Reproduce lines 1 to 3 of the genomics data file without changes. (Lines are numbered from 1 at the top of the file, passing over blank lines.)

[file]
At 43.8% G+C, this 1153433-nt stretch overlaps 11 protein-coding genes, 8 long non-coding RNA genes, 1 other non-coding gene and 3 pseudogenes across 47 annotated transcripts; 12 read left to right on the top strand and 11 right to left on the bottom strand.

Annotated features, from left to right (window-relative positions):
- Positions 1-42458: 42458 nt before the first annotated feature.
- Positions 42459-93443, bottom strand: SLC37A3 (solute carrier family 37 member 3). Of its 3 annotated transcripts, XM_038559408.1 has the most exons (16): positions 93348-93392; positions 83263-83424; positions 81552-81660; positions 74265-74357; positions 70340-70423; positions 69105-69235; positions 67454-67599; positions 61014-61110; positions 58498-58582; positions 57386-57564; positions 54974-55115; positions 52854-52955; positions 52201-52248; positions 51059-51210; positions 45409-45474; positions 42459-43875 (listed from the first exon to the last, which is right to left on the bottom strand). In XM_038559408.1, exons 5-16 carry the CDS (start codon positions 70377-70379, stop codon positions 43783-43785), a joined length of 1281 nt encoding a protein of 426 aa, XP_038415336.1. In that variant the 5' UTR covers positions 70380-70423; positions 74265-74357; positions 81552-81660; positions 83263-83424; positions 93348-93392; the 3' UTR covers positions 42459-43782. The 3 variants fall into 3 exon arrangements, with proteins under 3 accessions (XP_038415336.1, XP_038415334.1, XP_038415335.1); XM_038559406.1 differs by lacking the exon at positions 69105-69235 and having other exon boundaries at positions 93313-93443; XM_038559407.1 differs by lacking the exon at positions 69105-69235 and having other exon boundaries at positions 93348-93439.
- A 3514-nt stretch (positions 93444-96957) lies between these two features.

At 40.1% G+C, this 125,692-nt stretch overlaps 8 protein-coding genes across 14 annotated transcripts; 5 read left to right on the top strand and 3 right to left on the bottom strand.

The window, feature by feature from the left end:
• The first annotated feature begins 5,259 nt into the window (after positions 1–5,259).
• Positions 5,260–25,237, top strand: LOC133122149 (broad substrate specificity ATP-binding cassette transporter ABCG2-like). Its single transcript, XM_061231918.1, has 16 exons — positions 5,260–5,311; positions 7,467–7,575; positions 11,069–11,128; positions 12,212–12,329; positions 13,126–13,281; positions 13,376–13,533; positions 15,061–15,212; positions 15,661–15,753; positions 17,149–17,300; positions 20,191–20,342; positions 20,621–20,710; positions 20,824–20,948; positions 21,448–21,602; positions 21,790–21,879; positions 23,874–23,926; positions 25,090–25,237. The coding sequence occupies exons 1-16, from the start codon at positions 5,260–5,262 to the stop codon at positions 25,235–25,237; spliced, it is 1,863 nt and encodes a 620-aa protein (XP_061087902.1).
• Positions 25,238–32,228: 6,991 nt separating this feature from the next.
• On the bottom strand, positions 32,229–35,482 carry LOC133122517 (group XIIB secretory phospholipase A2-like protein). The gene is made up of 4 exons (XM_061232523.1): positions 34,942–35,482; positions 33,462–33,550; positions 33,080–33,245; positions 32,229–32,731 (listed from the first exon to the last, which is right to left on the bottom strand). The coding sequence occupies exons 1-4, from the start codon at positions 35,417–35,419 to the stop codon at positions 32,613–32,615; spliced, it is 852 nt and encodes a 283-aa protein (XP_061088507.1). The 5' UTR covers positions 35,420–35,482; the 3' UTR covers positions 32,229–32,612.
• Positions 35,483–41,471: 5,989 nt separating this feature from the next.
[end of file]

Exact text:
At 43.8% G+C, this 1153433-nt stretch overlaps 11 protein-coding genes, 8 long non-coding RNA genes, 1 other non-coding gene and 3 pseudogenes across 47 annotated transcripts; 12 read left to right on the top strand and 11 right to left on the bottom strand.

Annotated features, from left to right (window-relative positions):
- Positions 1-42458: 42458 nt before the first annotated feature.